The summer season is in full swing. It’s time to start thinking about vacation and the projects we’d like to make on our trips!
But first, it’s important to take stock and fully prepare for embroidering on vacation. As embroiderers, we’re working with small instruments and items that are easy to lose track of. We must account for all the needles and canvas, beads and sequins, and floss and threads when embroidering on the go. No one likes to pack a vacation project only to find an integral item missing!
In today’s post, we’re offering seven tips for embroidering on vacation. We hope these tips help make vacation embroidering a breeze!
Keep it Small + Simple
This first tip is an easy one. When choosing an embroidery project for vacation, aim for something small and simple. Aim for an in-the-hoop project, or a project that utilizes a small canvas, if you’re working on something like cross stitch. A simple embroidery project like the above Sampler Bookmarks from Needle Arts Magazine is a great project for embroidering on vacation—and even better if you’re a reader, as it will prove useful with any books you take with you!
EGA members should also consider the Petite Projects library, which features more than 70 small, often portable projects great for vacation stitching.
Make a List
There’s nothing worse than settling into your trip, opening your project bag, and realizing you forgot something at home. Making a comprehensive list of necessary project items relieves that stress.
We created the above template for stitchers to ensure they remember everything before they leave home. We left it blank because we know every project has different needs, but consider the basics: needles (include types), thread (include colors), scissors, thimble, embroidery hoop, needle book, pattern, embellishments (beads, sequins, metallics, buttons, etc), fabric or canvas, etc.
Be sure to print out a checklist for each project you’re bringing with you. It may be helpful to copy over the materials directly from the pattern, then fill out the remainder of the checklist knowing other items you might need.
Pack Project Bags
If you’re bringing more than one project on vacation with you, consider packing each project into its own clear, sealable bag, like a gallon ziploc bag. This way, you can see your projects at a glance without opening anything up. Then, place all your projects inside the tote. You’ll thank yourself later on your trip if you keep everything very organized!
Prepare Projects Ahead of Time
We highly recommend doing as much prep work as you can before you leave. This includes transferring your pattern to your fabric, cutting, pressing and setting your fabric in the hoop, and winding thread on bobbins. We love the above idea an embroiderer posted to Reddit for carrying bobbins on a key ring. Consider purchasing a key ring for each project you’re working on to keep each project’s threads organized. Our Beginner’s Guide to Embroidery Floss also has fun ideas to store and carry your floss. Also, something as simple as threading your needles beforehand can make travel crafting so much easier. No bumpy rides or turbulence disrupting your ability to thread your needle!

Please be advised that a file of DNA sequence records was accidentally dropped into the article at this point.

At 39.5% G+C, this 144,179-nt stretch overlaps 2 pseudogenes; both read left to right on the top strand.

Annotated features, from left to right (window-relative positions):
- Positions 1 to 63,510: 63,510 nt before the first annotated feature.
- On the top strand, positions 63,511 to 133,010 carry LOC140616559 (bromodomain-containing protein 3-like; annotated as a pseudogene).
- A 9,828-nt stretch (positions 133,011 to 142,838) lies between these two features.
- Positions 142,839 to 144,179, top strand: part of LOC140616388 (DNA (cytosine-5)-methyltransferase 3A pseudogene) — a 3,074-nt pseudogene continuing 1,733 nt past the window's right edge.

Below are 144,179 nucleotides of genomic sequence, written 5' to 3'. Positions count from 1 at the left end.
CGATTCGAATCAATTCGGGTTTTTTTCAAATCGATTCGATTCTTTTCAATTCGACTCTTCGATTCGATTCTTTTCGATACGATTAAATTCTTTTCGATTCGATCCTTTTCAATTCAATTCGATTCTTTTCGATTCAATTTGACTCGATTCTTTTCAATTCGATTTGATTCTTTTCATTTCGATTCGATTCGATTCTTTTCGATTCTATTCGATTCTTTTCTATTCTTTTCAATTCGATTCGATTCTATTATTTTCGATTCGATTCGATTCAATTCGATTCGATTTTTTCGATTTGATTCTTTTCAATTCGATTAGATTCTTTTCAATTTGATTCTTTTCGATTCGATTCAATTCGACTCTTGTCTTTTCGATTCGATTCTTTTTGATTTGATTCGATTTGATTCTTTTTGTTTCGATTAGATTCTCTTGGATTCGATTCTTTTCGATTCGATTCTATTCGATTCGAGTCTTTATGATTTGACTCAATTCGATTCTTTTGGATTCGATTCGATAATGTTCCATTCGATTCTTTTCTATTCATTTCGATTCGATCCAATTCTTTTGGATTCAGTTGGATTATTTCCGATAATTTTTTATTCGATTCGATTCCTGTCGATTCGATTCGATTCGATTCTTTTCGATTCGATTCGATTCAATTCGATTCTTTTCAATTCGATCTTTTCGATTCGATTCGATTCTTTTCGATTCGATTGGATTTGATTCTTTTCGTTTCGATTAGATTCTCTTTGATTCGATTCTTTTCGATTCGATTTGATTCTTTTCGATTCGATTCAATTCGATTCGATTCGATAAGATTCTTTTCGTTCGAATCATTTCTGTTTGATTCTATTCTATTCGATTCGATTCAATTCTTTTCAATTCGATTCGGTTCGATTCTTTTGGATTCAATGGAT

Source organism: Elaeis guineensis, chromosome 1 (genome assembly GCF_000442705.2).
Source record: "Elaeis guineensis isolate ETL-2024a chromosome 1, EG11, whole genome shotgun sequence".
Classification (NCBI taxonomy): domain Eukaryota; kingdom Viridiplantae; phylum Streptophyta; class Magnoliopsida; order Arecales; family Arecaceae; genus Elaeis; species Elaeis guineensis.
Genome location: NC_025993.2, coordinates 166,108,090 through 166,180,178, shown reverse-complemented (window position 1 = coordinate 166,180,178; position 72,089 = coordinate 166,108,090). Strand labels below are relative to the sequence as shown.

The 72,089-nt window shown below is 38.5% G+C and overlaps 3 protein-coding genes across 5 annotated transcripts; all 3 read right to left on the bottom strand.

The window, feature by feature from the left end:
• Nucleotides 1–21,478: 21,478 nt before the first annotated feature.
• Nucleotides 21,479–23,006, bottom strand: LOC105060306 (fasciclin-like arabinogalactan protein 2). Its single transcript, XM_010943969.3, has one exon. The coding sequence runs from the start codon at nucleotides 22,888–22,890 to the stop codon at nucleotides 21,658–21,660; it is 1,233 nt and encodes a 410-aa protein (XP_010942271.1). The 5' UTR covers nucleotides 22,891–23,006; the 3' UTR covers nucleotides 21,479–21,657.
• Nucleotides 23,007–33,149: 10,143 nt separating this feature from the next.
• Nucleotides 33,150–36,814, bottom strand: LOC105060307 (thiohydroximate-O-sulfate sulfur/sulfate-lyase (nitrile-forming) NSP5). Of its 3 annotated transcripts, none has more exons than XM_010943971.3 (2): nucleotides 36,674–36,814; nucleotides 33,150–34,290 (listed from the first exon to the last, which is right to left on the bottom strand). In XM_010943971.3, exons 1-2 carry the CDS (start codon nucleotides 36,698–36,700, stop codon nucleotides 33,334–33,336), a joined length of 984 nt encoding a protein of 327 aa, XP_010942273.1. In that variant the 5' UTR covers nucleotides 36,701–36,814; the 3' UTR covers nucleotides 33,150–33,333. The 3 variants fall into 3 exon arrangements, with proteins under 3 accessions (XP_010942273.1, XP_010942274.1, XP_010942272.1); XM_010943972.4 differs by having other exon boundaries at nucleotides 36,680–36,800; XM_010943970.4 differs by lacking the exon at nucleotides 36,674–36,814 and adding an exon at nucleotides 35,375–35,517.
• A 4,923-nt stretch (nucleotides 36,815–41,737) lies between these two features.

Bring a Needle Book
Traveling with needles can be a fiddly affair, so make sure you pack a needle case or needle book to keep them safe and tidy. In a pinch, something like an empty mint tin will do. But, if you have time, consider making something like the Wessex Needle Book by Kathi Green, one of the free projects on the EGA website. A simple needle book secures all your needles so they’re ready for travel.
Check with TSA
If you’re flying, remember to check the TSA website as well as your specific carrier’s website for their rules around allowed and prohibited items on planes. Things like scissors need to be less than 4 inches from the pivot point to be allowed in carry-on luggage. Something like a seam ripper might only be allowed in checked baggage. Using the small sharp end of a dental floss container can also double as a thread snip if you’re really desperate!
Invest in Portable Tools
There are many portable tools on the market. Not only are they designed to comply with travel rules, but they’re also handy to have in general, should you ever take your embroidery with you on shorter jaunts. Research foldable scissors, like the ones seen above from Singer. Having several foldable scissors you can leave in bags and around the house is more helpful than you might think.
We hope these 7 simple tips help you successfully pack embroidery projects for your next vacation. Remember to tag your projects on Facebook and Instagram with #EGAStitchers so we can see what you’re making on your trips this summer!